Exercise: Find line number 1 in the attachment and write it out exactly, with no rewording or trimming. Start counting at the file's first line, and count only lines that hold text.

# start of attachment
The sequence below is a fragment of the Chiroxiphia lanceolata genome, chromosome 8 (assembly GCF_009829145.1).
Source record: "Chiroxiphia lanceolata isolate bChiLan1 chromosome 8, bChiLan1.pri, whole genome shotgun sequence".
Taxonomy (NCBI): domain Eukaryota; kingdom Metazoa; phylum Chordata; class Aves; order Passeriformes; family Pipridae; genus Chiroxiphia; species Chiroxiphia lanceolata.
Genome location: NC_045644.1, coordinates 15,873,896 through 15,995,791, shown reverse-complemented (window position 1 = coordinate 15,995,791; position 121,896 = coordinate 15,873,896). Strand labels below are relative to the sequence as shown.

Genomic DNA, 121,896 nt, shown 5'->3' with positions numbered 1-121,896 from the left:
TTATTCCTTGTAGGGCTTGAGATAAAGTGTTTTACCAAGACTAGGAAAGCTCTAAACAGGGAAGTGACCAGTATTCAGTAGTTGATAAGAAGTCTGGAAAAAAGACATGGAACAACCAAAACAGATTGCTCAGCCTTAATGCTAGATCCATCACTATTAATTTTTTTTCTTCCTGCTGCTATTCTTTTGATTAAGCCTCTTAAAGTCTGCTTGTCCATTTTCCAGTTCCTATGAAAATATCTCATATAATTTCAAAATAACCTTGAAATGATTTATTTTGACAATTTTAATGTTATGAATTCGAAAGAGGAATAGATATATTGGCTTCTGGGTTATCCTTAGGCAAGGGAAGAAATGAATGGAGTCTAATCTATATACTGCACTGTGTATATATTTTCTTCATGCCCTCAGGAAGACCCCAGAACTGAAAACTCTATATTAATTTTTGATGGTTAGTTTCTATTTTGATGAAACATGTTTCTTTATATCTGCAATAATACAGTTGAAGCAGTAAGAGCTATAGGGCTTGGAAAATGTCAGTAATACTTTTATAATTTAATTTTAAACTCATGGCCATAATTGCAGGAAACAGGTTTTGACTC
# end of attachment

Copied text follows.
The sequence below is a fragment of the Chiroxiphia lanceolata genome, chromosome 8 (assembly GCF_009829145.1).